One of the most interesting hotel design trends to watch is the move to bring the outdoor experience to hotel lobbies and corridors. In 2019 hotels will be seeing more indoor waterfalls, all-season terraces, rugged outdoor-style furnishings, gorgeous plants and panoramic views. This trend in hotel design will help guests to enjoy nature while staying inside, creating a completely unique and memorable experience.

Trend 7: Multi-function spaces

Meeting spaces will become more flexible, accommodating various types of functions, from family gatherings to large conferences, thanks to the clever use of roll-up walls, doors, and power outlets built into the floorings. Hotels will be offering more collaborative workspaces that will be available both for guests and visitors.

Trend 8: Eco-friendliness

In 2019, hotels will be more focused on the use of environmentally sustainable practices, from using natural and recycled/recyclable building materials, to solar panels and linen recycling. We will see more initiatives to measure and reduce carbon footprints and LED lightning in a bid to reduce energy consumption. Speaking of design, this trend calls hotels to incorporate more live greenery and natural light into their designs.

Trend 9: Evolution of the lobby

Hotels are transforming the lobby area into an expanded living room — a common area with lots of cosy enclosures where guests will be able to find some privacy without feeling lonely. Lobbies will becoming eco-friendlier, too, with large potted plants being used to break up the space into more intimate areas, says Hotel Propeller. The lobby of 2019 is becoming a central clubhouse where people can explore various activities. This important hotel design trend has already caused hotel chains to completely update their lobbies into unique, personalized environments.

Trend 10: Integration of all things local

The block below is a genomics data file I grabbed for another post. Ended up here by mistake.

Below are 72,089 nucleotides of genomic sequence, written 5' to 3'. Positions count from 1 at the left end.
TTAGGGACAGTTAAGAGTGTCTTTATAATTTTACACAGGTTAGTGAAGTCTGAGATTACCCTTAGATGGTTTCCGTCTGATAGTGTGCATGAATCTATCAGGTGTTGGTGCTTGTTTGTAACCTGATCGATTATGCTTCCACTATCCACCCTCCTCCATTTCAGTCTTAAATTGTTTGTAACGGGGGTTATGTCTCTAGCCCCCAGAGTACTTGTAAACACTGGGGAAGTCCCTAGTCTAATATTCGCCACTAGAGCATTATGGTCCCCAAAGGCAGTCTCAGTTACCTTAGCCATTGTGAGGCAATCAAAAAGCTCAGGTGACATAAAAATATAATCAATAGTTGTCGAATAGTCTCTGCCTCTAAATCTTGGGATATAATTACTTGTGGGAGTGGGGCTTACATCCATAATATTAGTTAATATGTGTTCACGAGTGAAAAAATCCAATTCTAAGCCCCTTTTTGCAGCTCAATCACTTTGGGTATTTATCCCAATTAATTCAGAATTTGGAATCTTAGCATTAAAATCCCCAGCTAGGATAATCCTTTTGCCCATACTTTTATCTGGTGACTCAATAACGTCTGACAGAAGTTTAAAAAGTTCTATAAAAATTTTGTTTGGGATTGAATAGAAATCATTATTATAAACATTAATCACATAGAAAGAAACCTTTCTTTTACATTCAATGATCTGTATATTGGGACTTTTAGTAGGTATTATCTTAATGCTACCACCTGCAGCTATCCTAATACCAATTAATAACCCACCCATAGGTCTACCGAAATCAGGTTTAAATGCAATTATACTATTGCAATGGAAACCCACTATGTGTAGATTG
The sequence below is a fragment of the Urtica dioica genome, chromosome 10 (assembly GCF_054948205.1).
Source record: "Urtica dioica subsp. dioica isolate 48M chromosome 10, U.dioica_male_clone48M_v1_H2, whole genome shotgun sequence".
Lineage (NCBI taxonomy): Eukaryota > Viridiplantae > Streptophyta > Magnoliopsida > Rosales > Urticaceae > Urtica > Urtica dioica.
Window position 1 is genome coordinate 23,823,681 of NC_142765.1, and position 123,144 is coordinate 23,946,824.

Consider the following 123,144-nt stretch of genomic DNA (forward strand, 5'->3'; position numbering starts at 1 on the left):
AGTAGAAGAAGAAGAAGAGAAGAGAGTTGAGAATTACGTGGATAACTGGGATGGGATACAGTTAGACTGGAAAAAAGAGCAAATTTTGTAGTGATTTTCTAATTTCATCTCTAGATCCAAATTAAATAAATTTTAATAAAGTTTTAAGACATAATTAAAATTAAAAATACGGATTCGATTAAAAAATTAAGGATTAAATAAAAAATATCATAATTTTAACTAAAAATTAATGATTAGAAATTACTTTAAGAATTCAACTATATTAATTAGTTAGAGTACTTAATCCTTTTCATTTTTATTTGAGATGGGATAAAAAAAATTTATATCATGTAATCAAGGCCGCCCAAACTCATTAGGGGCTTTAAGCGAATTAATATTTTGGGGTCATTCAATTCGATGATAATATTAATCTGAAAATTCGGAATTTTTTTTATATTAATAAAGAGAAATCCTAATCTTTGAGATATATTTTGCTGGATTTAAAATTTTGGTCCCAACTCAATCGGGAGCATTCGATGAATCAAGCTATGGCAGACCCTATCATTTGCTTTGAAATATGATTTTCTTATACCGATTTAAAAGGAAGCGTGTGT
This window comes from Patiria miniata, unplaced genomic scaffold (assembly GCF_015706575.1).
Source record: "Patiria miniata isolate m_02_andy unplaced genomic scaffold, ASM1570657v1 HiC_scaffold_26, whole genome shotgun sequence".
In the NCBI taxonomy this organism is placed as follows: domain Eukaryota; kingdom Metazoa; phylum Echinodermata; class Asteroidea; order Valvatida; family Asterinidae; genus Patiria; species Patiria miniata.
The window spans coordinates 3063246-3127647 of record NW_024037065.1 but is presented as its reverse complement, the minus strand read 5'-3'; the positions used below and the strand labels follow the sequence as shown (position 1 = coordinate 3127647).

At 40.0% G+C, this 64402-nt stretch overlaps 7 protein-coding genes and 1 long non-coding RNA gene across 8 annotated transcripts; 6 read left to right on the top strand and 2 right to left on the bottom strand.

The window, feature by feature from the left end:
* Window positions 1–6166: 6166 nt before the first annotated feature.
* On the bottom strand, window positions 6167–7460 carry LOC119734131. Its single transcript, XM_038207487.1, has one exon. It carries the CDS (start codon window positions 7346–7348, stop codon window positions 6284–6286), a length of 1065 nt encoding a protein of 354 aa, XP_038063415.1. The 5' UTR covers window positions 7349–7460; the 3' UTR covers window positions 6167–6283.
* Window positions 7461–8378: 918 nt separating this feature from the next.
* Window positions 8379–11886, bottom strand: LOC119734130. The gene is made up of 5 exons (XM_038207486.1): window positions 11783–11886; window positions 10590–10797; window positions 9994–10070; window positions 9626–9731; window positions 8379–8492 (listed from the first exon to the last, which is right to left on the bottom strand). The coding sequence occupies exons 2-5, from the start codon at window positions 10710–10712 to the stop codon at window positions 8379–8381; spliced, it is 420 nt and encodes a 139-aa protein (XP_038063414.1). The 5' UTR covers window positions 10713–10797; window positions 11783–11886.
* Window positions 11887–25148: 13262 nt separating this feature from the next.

In 2019, hotels will be integrating the guest experience with the local culture. The hotel of the future will become a focal point for locals, as hoteliers embrace local retail and outsource more services to local businesses, such as dry cleaning or deliveries. Hotels are also becoming cultural hubs where guests can enjoy exercise classes, massages, concerts, arts, and more alongside the locals. This trend calls for adding local touches to the hotel design, as well as involving local designers and artists to create a unique ambiance.

The hospitality industry will be rapidly evolving in 2019. Hotels will have to find creative ways to meet the high expectations of modern travellers, especially millennials who today comprise the majority of frequent travellers who also like to stay on budget. If you are travelling on a budget, here’s how you can avoid paying extra for your hotel room. Keeping up with the changes in consumer tastes and the rise of technology will bring a lot of much-needed innovation in the hotel design.

Main image credit: The Arch London

The LaLiT London

Small Luxury Hotels Of The World welcomes The Lalit London

1000 550 Daniel Fountain

Small Luxury Hotels of the World is delighted to announce The LaLiT London as the latest addition to its collection of small, independently owned hotels in the UK capital.

The hotel, which is now available to book via the SLH website, opened in February 2017 and is the first overseas venture for New Delhi-based hotel company The Lalit Suri Hospitality Group.

The LaLiT London
The LaLiT London sees the transformation of a derelict Grade II listed building into a 70-room luxury boutique hotel following a five-year restoration, and combines original Victorian features with custom-made Indian interiors and modern technology. Once home to St Olave’s Grammar School, there are nods to the building’s history throughout, most notably in the striking paneled Great Hall, two bars located in the former Teachers’ Room and the Headmaster’s Room and some guestrooms which boast 30 ft ceilings. The dramatic great hall is home to pan-Indian restaurant Baluchi.

Daniel Luddington, Vice President of Development at SLH says: “SLH now has nine hotels in London, so any new hotel we add to the collection here has to be something really special. The LaLiT London offers extraordinary attention to detail and craftsmanship as well as a modern take on Indian fine dining. A stone’s throw away from Tower Bridge and the Southbank, we are excited to offer the SLH community our first luxury experience south of the River Thames.”

The LaLiT London
Arun Kumar, General Manager of The LaLiT says, “We are delighted to be part of SLH, for us they incorporate the same core values to drive unique one of a kind experiences for guests, with a personal touch that leaves a lasting impression. Our London hotel is an incredibly special hotel to the family and its staff, and joining the SLH family feels like the perfect partnership in a portfolio of so many incredible hotels.”